WWWIP 2019-2020: Kyle's Week 2 Progress
Hello fellow winter crafters! Kyle here with our second week of progress. Last week we altered some existing vector patterns to more easily create a mockup for Harl and then test fitted them. This was pretty quick and easy, but not all of our armor pieces had a pre-existing pattern for me to alter. So this week I’m going to show you how I made the remaining patterns from scratch using reference images.
First, I have to gather together my reference images and place them into my file for quick and easy viewing. Luckily, I have an image of the armor in T-pose from every major angle, as well as plenty of high quality images to compare details at different angles. The more angles and variety of poses you can get reference pictures of, the easier it will be to figure out your pattern shapes. I always like to have the concept art for reference as well, because there will typically be some differences between concept and final, and I may decide that I like the proportions or details of the concept art more than the final renders.
If you’ve never made a vector shape before then now is the perfect time to learn! I’ll start with the belt buckle and back armor plates since they have simple and flat shapes. I leave the reference images relatively small since they have a low resolution, but there really isn’t a right or wrong size to initially vector your shapes at. Once a pattern piece is vectored, I can easily scale them to the correct size using the rulers and guidelines in the program.
The Pen tool can be found in the tool panel on the left, or you can type the P key on your keyboard as a shortcut. Make sure your reference images are locked (the lock column is in the layers panel next to the view column) and click on the image wherever you want to start your shape at. The Pen tool will place a dot there, called an anchor point. Now if you simply click another spot nearby the Pen tool will automatically create a line connecting the two points together. However, since we want curves in our shape, hold your mouse button as you click your point, and drag at a nearby spot along the edge of your shape. As you drag your cursor the Pen tool will create handlebars which determine the curve of the line. These handlebars are the foundation for vectoring anything outside of a box!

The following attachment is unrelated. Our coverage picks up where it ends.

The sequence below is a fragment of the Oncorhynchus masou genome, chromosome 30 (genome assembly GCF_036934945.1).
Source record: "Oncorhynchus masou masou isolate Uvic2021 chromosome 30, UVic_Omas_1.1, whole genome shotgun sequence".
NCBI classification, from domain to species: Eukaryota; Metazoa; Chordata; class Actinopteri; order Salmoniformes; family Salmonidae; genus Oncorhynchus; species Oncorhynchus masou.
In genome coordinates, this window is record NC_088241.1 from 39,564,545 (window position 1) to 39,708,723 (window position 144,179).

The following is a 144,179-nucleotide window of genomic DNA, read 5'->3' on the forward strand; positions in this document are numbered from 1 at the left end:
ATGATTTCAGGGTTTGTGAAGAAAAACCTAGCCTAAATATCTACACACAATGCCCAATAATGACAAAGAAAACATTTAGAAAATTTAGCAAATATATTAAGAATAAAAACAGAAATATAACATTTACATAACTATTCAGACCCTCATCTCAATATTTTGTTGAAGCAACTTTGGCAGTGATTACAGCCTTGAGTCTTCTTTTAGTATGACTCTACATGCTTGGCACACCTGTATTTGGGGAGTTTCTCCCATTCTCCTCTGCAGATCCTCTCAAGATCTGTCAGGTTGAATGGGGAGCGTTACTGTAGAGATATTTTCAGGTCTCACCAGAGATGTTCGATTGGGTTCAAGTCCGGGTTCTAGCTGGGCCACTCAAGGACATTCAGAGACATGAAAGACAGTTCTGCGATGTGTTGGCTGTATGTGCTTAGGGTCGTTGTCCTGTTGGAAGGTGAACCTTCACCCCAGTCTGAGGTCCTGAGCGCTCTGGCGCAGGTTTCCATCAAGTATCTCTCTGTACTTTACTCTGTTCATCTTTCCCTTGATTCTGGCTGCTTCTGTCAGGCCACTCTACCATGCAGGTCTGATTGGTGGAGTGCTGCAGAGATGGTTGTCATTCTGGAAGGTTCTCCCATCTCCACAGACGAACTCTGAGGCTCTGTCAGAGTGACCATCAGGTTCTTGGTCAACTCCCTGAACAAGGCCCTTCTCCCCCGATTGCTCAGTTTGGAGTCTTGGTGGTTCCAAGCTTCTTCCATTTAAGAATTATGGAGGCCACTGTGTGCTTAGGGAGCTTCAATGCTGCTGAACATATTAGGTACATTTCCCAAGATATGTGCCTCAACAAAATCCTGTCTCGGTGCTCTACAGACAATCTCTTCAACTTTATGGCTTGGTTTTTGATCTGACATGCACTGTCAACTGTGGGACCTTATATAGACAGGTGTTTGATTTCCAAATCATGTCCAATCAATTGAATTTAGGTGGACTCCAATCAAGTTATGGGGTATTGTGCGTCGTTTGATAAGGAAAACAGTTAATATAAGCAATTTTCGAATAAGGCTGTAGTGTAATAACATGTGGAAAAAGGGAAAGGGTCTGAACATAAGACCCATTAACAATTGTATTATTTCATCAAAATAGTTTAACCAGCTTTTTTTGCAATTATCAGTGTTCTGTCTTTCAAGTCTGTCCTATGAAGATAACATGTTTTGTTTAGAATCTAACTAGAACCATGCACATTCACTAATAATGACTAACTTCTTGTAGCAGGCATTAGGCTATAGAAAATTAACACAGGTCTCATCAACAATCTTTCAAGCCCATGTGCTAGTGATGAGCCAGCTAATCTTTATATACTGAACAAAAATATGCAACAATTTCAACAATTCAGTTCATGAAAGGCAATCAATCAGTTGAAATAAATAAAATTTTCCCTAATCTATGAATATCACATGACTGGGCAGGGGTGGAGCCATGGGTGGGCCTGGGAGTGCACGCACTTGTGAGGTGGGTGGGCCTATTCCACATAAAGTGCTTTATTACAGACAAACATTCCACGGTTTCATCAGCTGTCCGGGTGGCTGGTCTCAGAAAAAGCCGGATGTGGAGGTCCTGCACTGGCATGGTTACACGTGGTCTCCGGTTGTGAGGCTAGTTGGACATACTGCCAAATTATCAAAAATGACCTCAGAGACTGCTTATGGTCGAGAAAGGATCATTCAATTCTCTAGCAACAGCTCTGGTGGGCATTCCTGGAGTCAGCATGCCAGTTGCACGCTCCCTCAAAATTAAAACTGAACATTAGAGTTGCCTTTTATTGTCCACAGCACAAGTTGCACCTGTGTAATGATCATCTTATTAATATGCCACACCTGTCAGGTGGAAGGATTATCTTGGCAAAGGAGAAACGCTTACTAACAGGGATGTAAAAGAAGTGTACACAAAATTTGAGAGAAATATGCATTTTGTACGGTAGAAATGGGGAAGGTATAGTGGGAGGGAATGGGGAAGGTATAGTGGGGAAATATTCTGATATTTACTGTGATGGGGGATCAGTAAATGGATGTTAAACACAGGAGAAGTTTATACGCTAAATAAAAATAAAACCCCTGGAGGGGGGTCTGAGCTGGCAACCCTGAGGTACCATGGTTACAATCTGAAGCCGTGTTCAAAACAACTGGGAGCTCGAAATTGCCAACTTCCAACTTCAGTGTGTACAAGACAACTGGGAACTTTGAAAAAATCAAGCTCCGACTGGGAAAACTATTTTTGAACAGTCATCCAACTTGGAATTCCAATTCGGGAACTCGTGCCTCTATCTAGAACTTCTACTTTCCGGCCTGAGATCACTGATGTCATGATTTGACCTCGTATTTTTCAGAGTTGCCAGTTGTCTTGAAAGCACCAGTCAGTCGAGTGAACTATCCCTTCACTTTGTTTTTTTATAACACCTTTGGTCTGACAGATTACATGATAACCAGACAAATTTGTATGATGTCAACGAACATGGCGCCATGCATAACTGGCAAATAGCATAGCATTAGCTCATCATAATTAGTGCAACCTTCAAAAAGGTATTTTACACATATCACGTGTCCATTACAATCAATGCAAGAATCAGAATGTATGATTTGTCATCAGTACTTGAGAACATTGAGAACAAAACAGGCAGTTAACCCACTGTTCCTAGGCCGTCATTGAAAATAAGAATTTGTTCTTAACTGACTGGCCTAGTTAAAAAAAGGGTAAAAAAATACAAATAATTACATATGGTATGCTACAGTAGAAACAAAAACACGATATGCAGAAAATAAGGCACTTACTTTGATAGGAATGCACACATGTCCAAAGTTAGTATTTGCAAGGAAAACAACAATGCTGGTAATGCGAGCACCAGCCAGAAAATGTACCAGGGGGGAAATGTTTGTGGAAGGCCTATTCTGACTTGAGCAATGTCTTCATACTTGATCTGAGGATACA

You’ll notice that if you try to click your next anchor point from here it will just continue the curve of the previous point over to your current. Sometimes this is good for large or complex curves that require more than one anchor point. But we want a sharp angle, so there are two ways to do this. The first option is to hit Ctrl+Z to undo your point, and then hold the Alt key as you click your previous anchor point to remove the second handle bar of the curve. This will allow the next point to create a new curve so that we can have the sharp corners in this shape.
The second way to alter curves is to place your anchor points first, and then hit Shift+C to go into the Anchor Point tool (you can also find this tool by clicking and holding over the Pen Tool icon until it pops up your other options). You can use the Anchor Point tool to adjust the handlebars of your curve independently of each other, which will create a corner at your anchor point.
Both of these options are important, because sometimes you will want only one handlebar at an anchor point and other times you will want both. You can also use the Anchor Point tool to create a curve on an anchor point that doesn’t have one by clicking the point and dragging your cursor. After finishing half of the belt buckle, I went back and tweaked my curves a little more.
To create the bevel guideline, I copied my half shape and pasted it in place, and then adjusted each point and curve individually. If you try to simply scale the copy down all at once the corners and curves may not match up very nicely (though you can always try it first to potentially save time). Finally, I copied and mirrored my half shapes and then joined the points together just like we did last week.
For the Back Plates I used the same process as the Buckle, except I made one entire half piece and then mirrored a copy of it to create the other. One additional change to make is to the tops. They will need to wrap over the shoulders, so I will lengthen them just a little bit. If it’s too short or too long in the test fit I can quickly tweak that before cutting out the final.
And wow! Going through the basics got a little deeper than I originally expected, so we’ll wrap up this week’s blog. For any of you wanting to continue learning how to vector pattern, next week we will teach you how to use multiple reference images at different angles to make a pattern pieces like the Leg or Hip armor, which wrap around the body instead of just lying flat.